By Tom Weimer, ’18

Columnist discusses influential French movie and lessons that Americans can learn

For the past few years of my life, my Netflix account has been haunted by the vague yet familiar face of the impish Amélie. Though the movie never really caught my attention as I scrolled through the selection of movies, her pale smirking face and black bob turned up on a regular basis. Eventually I began to passively accept this semi-threatening force in my life; that is, until it was brought up by my French teacher. She referred to “Amélie” as stupendous film and an irreplaceable part of French culture. Could this be the same Amélie that never ceased to stare directly into my soul? Intrigued, I began the movie right after school.

Much of the movie was entirely in fast-paced French, and taking into account my only mediocre ability to understand the language, I reluctantly switched on the subtitles. Anyone who’s seen a foreign film knows that subtitles break the magic that movies create; having to constantly switch your eyes from reading English to paying attention to the movie is difficult for even the most experienced movie-watcher. Regardless, the whimsical and humorous portrayal of Parisian life instantly caught my attention.

The film centers around Amélie Poulain, an imaginative girl who’s mother’s death results in a lack of socialization in her childhood, which she responds to by creating a world of her own that functions more like a game than reality. After seeing how happy she made a stranger when she returned to him a toybox from his childhood, Amélie vows to dedicate her life to bringing happiness to others. Through elaborate plans, she slowly shapes the lives of those around her.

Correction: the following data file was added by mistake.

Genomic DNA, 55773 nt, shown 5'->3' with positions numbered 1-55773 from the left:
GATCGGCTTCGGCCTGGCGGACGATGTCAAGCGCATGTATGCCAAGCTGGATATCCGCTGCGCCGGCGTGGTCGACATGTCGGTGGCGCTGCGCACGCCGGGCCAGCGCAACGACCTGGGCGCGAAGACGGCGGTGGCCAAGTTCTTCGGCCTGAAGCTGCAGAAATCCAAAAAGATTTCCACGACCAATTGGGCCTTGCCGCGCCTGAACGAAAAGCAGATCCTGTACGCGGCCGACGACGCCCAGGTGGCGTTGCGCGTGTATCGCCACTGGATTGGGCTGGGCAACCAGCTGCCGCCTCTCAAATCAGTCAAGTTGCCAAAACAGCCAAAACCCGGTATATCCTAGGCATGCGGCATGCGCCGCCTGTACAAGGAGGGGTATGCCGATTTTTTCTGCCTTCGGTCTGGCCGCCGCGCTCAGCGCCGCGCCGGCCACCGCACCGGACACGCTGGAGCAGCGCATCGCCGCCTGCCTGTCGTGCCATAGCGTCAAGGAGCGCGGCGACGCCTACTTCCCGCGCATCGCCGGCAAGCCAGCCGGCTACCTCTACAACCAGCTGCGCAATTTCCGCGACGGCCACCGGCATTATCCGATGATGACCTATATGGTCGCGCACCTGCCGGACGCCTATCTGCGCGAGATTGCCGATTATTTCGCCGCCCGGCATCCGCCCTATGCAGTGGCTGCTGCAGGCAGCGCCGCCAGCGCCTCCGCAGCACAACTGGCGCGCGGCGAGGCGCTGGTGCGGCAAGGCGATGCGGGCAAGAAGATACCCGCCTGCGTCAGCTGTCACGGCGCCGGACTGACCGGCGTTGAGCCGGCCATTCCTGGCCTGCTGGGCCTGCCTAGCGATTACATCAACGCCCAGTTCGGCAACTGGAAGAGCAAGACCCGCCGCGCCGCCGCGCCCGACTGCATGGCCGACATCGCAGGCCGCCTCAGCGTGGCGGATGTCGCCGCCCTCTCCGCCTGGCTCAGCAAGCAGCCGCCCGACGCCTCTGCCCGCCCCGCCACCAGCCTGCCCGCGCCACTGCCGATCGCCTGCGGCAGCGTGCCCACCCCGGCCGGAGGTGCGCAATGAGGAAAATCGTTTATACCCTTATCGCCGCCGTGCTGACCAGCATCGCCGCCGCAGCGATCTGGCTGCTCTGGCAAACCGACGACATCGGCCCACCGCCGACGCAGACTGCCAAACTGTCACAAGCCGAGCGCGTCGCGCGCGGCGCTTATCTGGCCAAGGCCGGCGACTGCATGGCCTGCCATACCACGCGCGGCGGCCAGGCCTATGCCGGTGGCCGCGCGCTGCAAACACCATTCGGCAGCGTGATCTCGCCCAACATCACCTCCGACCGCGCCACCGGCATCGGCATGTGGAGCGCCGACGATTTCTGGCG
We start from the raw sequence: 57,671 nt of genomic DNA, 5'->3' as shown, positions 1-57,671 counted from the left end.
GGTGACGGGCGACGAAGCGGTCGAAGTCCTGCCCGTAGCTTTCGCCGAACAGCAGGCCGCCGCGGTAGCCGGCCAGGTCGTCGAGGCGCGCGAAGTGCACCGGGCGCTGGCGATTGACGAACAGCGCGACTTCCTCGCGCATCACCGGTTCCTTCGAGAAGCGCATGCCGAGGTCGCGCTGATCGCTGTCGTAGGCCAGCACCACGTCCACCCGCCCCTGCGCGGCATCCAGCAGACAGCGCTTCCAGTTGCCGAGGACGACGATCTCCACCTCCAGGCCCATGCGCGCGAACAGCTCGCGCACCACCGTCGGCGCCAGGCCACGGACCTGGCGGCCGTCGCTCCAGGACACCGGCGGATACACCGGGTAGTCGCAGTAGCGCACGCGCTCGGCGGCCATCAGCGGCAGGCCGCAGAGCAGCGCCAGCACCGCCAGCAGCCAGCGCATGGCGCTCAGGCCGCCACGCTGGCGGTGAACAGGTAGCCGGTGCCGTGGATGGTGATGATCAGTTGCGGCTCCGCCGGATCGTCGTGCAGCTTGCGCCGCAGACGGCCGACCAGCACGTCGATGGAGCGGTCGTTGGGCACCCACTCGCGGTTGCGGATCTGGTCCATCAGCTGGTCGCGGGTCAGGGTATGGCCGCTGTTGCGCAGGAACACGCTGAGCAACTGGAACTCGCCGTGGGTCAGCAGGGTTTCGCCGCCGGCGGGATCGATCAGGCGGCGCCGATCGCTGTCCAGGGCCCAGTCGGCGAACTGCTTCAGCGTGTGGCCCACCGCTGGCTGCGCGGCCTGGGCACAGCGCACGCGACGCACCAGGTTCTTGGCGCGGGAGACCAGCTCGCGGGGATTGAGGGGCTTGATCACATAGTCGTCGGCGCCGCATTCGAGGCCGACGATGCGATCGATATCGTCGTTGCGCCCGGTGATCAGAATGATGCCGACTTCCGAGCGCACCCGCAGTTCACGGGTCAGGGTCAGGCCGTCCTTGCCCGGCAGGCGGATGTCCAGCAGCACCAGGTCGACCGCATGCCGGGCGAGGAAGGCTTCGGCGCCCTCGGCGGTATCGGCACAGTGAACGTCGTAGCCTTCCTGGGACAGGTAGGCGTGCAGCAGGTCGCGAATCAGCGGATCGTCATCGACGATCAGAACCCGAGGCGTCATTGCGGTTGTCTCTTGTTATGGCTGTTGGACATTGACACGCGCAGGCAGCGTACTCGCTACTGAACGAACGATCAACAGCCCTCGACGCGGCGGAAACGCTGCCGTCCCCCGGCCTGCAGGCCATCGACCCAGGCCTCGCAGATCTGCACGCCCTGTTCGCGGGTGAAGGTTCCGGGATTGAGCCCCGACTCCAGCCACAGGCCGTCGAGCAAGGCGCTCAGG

Amélie herself soon begins to fall in love, but due to her anti-social tendencies, she constantly uses cat-and-mouse games, similar to the schemes she uses to bring happiness to others, to avoid actually meeting him. Eventually she is given a piece of advice by her neighbor, who suffers from Brittle bone disease: “So, my little Amélie, you don’t have bones of glass. You can take life’s knocks. If you let this chance pass, eventually, your heart will become as dry and brittle as my skeleton,” he says, telling her to stop treating life as a dream and to actively chase what will make her truly happy.

So, there I sat at two in the morning, dumbstruck at how odd life is. For some reason this peculiar film struck a chord in my heart that has never been struck before. Living in Upper Arlington, Amélie’s story had a certain impact on me; being raised in a bubble, I have forgotten that life is for going out and chasing things that will make you happy, rather than passively waiting for them to happen. I urge everyone to watch the movie, or at least take this nugget of wisdom and integrate it into their lives. Stop waiting for great things to happen in your life; go out and make them come true.